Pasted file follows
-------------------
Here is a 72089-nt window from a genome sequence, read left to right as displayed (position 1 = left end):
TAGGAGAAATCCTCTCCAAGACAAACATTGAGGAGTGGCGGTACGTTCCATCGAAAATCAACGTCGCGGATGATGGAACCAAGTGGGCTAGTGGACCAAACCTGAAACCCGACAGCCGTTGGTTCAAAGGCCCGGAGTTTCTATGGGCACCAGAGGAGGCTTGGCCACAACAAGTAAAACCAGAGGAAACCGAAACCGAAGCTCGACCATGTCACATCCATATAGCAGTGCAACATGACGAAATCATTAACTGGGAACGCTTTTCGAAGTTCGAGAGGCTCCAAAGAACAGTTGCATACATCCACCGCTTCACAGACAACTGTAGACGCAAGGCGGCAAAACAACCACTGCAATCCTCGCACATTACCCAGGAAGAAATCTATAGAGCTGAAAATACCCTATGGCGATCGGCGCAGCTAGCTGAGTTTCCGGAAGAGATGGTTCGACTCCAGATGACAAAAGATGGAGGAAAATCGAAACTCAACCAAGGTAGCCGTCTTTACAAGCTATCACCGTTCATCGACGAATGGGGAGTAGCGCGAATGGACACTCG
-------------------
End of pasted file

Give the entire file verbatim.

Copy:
Here is a 72089-nt window from a genome sequence, read left to right as displayed (position 1 = left end):
TAGGAGAAATCCTCTCCAAGACAAACATTGAGGAGTGGCGGTACGTTCCATCGAAAATCAACGTCGCGGATGATGGAACCAAGTGGGCTAGTGGACCAAACCTGAAACCCGACAGCCGTTGGTTCAAAGGCCCGGAGTTTCTATGGGCACCAGAGGAGGCTTGGCCACAACAAGTAAAACCAGAGGAAACCGAAACCGAAGCTCGACCATGTCACATCCATATAGCAGTGCAACATGACGAAATCATTAACTGGGAACGCTTTTCGAAGTTCGAGAGGCTCCAAAGAACAGTTGCATACATCCACCGCTTCACAGACAACTGTAGACGCAAGGCGGCAAAACAACCACTGCAATCCTCGCACATTACCCAGGAAGAAATCTATAGAGCTGAAAATACCCTATGGCGATCGGCGCAGCTAGCTGAGTTTCCGGAAGAGATGGTTCGACTCCAGATGACAAAAGATGGAGGAAAATCGAAACTCAACCAAGGTAGCCGTCTTTACAAGCTATCACCGTTCATCGACGAATGGGGAGTAGCGCGAATGGACACTCG